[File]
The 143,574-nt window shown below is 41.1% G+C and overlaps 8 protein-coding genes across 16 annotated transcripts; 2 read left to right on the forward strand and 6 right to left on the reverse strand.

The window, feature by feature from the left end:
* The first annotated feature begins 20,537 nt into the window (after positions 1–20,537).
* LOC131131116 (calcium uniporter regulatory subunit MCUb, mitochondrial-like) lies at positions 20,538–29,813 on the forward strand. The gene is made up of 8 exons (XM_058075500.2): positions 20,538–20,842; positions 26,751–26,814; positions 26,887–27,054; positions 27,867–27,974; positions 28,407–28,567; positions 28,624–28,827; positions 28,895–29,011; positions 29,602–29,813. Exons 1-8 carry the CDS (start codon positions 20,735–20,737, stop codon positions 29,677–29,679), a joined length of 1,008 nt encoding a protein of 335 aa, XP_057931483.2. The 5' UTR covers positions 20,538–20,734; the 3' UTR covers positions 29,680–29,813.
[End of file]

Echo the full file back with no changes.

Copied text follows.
The 143,574-nt window shown below is 41.1% G+C and overlaps 8 protein-coding genes across 16 annotated transcripts; 2 read left to right on the forward strand and 6 right to left on the reverse strand.

The window, feature by feature from the left end:
* The first annotated feature begins 20,537 nt into the window (after positions 1–20,537).
* LOC131131116 (calcium uniporter regulatory subunit MCUb, mitochondrial-like) lies at positions 20,538–29,813 on the forward strand. The gene is made up of 8 exons (XM_058075500.2): positions 20,538–20,842; positions 26,751–26,814; positions 26,887–27,054; positions 27,867–27,974; positions 28,407–28,567; positions 28,624–28,827; positions 28,895–29,011; positions 29,602–29,813. Exons 1-8 carry the CDS (start codon positions 20,735–20,737, stop codon positions 29,677–29,679), a joined length of 1,008 nt encoding a protein of 335 aa, XP_057931483.2. The 5' UTR covers positions 20,538–20,734; the 3' UTR covers positions 29,680–29,813.